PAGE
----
The developer also misrepresented to some Friends & Family that their investments were secured by insurance policies on his life, or by interests in real estate, the document adds.
Mastro continued to accept Friends & Family investments in 2008 and early 2009 without disclosing to investors that his business was in financial trouble or that the market value of his real-estate holdings was dropping, the charging papers say.
Mastro apparently sold notes worth more than $1 million to three investors in January and February of this year, and notes totaling nearly $15 million to more than 20 investors in 2008, according to the securities division.
Rick Leavitt, of Bellevue, said he was one of those investors. He said he loaned Mastro money in August 2008 and asked if it was safe. “He said, ‘No problem,’ ” Leavitt said Friday.
“I’m upset. I believed him, that he was always a man of his word … He was taking money right up to the end, knowing he was in trouble.”
Retired restaurateur Barry Bloch, another Friends & Family investor, applauded the state’s move against Mastro. “I think there’s both fairness and justice in the government going after him,” he said.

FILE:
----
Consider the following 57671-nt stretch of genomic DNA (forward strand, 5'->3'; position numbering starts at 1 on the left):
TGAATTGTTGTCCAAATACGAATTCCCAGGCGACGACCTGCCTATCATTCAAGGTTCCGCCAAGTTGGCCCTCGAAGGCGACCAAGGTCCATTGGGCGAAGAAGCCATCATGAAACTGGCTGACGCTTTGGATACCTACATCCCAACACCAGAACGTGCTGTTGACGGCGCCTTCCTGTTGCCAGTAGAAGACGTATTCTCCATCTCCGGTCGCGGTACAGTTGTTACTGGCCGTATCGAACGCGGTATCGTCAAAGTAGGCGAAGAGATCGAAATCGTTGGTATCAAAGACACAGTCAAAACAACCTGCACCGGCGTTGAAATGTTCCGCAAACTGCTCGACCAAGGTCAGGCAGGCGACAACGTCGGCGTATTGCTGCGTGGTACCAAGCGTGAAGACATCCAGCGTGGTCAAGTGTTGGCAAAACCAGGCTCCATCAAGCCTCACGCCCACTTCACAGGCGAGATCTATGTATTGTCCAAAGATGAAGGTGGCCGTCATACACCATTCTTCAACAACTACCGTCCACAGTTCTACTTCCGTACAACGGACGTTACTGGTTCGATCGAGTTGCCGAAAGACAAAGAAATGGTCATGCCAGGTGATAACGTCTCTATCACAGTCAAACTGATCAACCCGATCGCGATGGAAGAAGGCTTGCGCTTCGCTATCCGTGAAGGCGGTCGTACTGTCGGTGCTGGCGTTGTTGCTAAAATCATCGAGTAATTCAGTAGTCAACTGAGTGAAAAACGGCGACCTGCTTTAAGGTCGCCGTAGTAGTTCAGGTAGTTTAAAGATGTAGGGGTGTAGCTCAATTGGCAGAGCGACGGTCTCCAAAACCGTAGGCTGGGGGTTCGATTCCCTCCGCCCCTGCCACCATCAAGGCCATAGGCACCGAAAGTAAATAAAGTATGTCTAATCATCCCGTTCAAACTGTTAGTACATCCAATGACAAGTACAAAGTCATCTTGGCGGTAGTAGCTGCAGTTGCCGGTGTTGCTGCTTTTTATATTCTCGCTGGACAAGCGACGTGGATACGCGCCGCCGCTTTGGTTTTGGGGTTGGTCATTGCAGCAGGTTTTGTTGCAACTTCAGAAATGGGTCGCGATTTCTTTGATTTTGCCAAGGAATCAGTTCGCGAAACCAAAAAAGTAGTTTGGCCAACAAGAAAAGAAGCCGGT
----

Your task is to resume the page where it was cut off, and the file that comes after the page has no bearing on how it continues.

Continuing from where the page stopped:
The securities division’s charges could help Friends & Family in efforts to obtain some of Mastro’s assets that may be shielded from liquidation now, Bloch said.
The division’s Stevenson said the investigation is continuing. He said investigators want to interview Thomas Kenyon, Mastro’s chief financial officer, and Mastro’s son, Michael K. Mastro, whom the senior Mastro has testified headed the business’ construction arm. Both also are Friends & Family investors, according to court papers.
The charging papers against Mastro were filed Oct. 1 but were not made public until Friday afternoon. Stevenson said the delay was because officials couldn’t find Mastro to serve him until Friday.
The proposed $100,000 fine would not be collected until Friends & Family investors are repaid in full, the charging papers say.
Eric Pryne: 206-464-2231 or email@example.com